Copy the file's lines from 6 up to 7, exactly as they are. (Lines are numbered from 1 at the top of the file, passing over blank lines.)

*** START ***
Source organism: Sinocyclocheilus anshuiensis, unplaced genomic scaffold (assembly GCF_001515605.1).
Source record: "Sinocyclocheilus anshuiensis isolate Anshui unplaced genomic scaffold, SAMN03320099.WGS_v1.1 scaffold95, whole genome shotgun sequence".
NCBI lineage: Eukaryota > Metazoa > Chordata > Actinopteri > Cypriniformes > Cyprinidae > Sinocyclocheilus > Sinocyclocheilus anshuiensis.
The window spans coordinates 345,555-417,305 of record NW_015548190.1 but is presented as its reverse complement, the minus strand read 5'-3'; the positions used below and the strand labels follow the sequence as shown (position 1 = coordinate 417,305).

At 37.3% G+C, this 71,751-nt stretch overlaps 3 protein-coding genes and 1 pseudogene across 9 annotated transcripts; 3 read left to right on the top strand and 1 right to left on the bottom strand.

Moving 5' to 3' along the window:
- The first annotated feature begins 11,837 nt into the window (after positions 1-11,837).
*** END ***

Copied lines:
Moving 5' to 3' along the window:
- The first annotated feature begins 11,837 nt into the window (after positions 1-11,837).